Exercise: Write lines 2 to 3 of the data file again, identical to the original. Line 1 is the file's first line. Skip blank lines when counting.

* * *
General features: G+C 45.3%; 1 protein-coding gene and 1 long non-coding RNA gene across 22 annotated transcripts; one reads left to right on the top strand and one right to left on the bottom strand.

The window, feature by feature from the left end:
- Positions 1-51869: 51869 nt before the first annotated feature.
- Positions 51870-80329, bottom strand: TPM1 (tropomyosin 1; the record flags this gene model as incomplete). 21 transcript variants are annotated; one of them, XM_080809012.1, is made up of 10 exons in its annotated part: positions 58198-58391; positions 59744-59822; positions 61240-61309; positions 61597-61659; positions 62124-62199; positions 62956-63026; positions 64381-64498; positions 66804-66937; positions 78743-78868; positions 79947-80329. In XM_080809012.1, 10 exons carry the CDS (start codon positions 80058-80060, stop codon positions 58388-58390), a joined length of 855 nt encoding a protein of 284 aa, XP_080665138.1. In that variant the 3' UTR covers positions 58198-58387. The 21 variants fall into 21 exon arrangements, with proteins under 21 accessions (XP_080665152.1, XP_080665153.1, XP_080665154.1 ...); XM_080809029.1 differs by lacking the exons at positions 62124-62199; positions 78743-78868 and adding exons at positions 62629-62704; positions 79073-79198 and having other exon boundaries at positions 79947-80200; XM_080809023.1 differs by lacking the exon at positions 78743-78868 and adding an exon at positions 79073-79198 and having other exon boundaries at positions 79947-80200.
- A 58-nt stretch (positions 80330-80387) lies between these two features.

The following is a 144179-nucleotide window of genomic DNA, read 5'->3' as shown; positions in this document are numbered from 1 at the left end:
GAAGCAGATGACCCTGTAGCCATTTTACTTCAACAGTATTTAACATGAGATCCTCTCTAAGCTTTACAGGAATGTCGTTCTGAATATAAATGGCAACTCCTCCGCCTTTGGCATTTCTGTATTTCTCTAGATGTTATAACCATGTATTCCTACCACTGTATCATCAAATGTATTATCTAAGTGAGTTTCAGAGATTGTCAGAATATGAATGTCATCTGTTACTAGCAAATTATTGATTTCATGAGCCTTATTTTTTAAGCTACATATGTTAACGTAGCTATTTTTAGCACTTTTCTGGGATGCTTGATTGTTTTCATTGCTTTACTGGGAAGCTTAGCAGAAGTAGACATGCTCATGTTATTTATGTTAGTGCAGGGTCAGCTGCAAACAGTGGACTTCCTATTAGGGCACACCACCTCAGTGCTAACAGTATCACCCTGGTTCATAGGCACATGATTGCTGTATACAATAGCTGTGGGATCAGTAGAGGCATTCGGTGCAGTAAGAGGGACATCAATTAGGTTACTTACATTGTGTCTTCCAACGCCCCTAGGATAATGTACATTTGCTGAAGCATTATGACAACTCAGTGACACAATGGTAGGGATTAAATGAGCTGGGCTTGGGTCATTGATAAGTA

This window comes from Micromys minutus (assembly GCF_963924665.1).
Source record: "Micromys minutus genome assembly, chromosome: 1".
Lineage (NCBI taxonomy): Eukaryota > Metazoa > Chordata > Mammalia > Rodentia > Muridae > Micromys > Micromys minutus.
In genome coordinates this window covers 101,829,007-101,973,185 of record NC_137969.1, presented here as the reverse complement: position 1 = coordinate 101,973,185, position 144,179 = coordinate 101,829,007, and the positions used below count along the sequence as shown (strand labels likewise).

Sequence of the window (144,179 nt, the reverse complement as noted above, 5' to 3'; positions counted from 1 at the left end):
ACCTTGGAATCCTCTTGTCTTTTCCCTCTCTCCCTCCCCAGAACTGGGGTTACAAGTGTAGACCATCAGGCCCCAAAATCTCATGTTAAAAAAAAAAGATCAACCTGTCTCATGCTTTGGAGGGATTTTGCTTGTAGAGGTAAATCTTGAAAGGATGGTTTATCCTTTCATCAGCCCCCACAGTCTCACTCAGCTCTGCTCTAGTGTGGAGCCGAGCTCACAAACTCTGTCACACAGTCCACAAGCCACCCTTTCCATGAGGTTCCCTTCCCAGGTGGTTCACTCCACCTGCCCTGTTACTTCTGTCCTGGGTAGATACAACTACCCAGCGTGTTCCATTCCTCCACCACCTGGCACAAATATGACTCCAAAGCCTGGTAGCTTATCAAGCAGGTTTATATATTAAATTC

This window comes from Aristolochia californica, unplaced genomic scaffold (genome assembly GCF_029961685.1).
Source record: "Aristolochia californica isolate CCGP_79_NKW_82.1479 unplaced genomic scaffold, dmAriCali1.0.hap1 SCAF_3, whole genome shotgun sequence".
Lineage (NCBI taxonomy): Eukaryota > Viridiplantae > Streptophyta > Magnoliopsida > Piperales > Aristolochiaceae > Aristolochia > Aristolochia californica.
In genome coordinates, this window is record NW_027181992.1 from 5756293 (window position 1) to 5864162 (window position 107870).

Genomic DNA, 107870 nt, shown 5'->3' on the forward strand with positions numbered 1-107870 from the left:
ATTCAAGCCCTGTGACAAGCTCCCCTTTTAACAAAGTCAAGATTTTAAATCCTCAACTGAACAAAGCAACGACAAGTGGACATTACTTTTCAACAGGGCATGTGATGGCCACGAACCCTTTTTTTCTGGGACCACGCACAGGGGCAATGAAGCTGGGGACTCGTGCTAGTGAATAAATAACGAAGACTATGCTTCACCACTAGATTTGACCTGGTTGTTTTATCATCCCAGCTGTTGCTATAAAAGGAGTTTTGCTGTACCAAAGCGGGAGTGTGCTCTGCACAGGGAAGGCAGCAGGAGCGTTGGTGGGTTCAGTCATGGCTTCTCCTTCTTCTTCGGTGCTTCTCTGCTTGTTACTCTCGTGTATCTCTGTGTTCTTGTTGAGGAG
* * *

The window, feature by feature from the left end:
- Positions 1-51869: 51869 nt before the first annotated feature.